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Destructoid review: Meteos Wars

2:00 PM on 12.31.2008 // Brad Nicholson

Earlier this month, Meteos Wars hit Xbox Live Arcade. Meteos is an action puzzle game, designed around a few simple mechanics that function well together. It was originally released on the Nintendo DS way back in 2005, before the television or the Internet were invented.

The game is developed by Q-Interactive, of Lumines fame. Much like Lumines, Meteos Wars combines a sharp presentation with solid mechanics. It also has the ability to become rather addicting. I actually quit doing lines on my coffee table as a result of obtaining this game -- and that’s saying quite a bit. Even that scene in Robocop with the hookers and grenade didn’t have this much of an effect on me.

Conrad and I spent many hours playing this game. The majority of those hours consisted of Conrad beating me senseless in the competitive mode. Although he won't be with me to share his thoughts on the game, he's with me in spirit. Always.

Hit the break for the full review.

Meteos Wars (Xbox Live Arcade)
Developed by Q-Interactive
Published by Q-Interactive 
Released on December 10, 2008

Q-Entertainment’s Meteos Wars is a quick-paced puzzle game designed to make me feel like a moron. Meteos should be familiar territory to any puzzle game enthusiast. Stacks of insignia-laden blocks fall and pile up on the screen. Your objective is to maneuver and clear these boxes by creating three-of-a-kind horizontal or vertical matches. The game is over when the blocks pile up to the top of your screen for too long.

After starting a match, the blocks are hoisted into the air by way of rocket boosters, and that’s where the game’s “gravity” factor enters the fray. If there are too many blocks on top of your original match, the rockets won’t propel blocks completely off of your screen. Thus, it is your job to clear more blocks to lighten the load and obtain bonuses that will skyrocket the nasty puzzle payload to your opponent’s screen.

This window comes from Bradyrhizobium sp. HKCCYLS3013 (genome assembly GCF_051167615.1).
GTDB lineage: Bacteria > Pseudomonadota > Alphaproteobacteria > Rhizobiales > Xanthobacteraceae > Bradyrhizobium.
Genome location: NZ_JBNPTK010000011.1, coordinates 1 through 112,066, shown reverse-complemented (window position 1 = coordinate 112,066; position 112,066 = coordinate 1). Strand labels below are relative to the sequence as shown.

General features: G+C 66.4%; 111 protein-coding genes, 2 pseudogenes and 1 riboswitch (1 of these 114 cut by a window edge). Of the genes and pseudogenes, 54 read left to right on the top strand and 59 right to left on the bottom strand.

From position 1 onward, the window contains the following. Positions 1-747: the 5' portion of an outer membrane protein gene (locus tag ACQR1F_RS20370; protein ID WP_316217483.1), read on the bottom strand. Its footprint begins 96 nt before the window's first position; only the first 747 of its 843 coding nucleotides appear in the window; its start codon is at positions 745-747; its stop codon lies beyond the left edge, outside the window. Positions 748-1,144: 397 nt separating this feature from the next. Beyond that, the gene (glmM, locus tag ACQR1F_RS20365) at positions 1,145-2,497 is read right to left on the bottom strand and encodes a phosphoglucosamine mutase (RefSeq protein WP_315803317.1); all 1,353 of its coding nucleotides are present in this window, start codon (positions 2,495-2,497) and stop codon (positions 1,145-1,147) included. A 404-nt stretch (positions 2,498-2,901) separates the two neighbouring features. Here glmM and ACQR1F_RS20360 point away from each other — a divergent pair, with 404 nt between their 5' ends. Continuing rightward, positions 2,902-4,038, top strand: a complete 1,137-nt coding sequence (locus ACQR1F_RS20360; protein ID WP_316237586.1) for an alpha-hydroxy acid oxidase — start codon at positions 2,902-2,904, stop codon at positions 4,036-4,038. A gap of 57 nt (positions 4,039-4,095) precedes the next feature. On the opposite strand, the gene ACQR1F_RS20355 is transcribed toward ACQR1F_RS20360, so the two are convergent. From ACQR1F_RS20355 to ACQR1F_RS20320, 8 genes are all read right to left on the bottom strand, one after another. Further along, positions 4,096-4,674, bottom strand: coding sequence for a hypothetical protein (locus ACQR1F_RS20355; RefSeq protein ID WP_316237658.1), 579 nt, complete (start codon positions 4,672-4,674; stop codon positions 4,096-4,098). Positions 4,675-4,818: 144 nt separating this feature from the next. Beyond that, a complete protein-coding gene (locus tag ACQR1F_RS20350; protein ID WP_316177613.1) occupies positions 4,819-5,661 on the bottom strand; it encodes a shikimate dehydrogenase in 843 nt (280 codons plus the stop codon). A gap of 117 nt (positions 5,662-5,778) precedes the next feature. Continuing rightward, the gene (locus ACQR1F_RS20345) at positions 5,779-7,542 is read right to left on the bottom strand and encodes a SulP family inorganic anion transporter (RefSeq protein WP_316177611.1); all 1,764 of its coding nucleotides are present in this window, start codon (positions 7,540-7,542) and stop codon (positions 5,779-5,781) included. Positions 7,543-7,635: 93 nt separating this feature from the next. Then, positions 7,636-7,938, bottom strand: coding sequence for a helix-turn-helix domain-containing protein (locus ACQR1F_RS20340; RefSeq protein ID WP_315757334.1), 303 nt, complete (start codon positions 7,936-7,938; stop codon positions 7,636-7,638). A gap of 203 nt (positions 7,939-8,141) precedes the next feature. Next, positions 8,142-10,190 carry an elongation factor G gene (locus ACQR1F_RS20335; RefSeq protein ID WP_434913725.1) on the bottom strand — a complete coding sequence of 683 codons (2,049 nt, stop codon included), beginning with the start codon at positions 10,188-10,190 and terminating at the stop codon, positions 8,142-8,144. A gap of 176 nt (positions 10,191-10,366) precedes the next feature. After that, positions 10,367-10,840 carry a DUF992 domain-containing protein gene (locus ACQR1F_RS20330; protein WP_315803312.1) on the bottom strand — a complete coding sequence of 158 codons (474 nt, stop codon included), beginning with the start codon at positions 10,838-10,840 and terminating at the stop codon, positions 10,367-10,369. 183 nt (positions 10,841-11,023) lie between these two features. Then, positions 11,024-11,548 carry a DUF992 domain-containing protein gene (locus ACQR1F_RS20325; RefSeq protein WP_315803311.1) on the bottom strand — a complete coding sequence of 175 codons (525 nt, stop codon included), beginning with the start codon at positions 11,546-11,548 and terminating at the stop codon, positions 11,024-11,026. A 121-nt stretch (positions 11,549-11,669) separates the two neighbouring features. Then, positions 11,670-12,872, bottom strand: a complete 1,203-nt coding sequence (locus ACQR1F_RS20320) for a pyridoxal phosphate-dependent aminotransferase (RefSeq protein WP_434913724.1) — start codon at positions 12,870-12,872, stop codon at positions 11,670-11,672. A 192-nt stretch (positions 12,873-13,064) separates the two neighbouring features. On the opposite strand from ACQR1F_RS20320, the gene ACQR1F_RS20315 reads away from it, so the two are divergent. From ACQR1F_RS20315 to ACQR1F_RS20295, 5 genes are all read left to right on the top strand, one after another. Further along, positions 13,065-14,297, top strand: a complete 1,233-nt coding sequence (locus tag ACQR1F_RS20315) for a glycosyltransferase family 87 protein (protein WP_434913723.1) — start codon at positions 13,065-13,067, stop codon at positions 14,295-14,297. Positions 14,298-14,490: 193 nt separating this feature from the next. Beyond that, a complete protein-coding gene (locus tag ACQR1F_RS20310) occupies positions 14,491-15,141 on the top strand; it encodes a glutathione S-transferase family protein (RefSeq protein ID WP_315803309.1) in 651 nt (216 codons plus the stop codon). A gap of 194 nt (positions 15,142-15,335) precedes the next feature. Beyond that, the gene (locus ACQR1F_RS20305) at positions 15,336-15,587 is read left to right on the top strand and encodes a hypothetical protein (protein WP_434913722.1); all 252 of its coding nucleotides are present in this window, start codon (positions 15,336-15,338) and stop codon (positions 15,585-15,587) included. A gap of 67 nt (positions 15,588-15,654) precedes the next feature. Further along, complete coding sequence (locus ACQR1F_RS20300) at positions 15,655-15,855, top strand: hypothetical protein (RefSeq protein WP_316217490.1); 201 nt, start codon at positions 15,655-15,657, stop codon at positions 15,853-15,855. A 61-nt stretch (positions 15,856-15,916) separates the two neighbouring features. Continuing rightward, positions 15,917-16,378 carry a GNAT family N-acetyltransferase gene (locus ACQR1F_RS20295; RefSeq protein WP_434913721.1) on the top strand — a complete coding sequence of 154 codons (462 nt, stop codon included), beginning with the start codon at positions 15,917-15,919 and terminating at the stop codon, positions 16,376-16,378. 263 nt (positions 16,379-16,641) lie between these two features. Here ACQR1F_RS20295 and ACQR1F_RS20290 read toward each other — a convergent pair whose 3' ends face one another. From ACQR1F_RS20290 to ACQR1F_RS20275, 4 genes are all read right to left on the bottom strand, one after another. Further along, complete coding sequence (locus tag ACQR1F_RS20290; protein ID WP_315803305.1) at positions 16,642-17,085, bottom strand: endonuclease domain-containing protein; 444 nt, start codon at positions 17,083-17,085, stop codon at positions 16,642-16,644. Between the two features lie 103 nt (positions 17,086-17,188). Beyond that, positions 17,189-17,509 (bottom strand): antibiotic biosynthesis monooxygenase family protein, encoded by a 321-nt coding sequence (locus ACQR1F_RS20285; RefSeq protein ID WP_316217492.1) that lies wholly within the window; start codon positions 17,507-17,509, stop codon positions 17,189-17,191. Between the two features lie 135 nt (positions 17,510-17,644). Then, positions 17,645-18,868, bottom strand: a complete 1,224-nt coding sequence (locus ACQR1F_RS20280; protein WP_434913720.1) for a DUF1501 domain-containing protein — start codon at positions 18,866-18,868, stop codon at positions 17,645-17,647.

Meteos is built for two people -- even the mission-based campaign mode makes that clear. Instead of competing against yourself, the game sets you against artificial intelligence that rarely throws you a bone, even on the game’s Easy mode. The AI’s conduct is easily explained by the player (and AI’s) ability to speed up time. The foremost reason to use ‘speeder’ is to screw with your opponent’s ability to create matches. When you rocket your blocks into the next screen and it looks like he is in trouble, you can speed up time to usher in his downfall. Speeder affects both screens and can be used by either player for any amount of time. It creates an interesting dynamic of interchanging speed that I believe has a tendency to make the game much more interesting than it really is.

Meteos requires fast reflexes to begin with, especially when your screen starts filling up and you’re firing blocks all over the place. The speeder makes it all the more frantic. While definitely interesting, the pacing can also lead to an unsatisfactory experience. Games rarely last more than three minutes, and if you’re not looking to play Meteos in chunks (which occasionally I’m not) you’ll leave matches unfulfilled.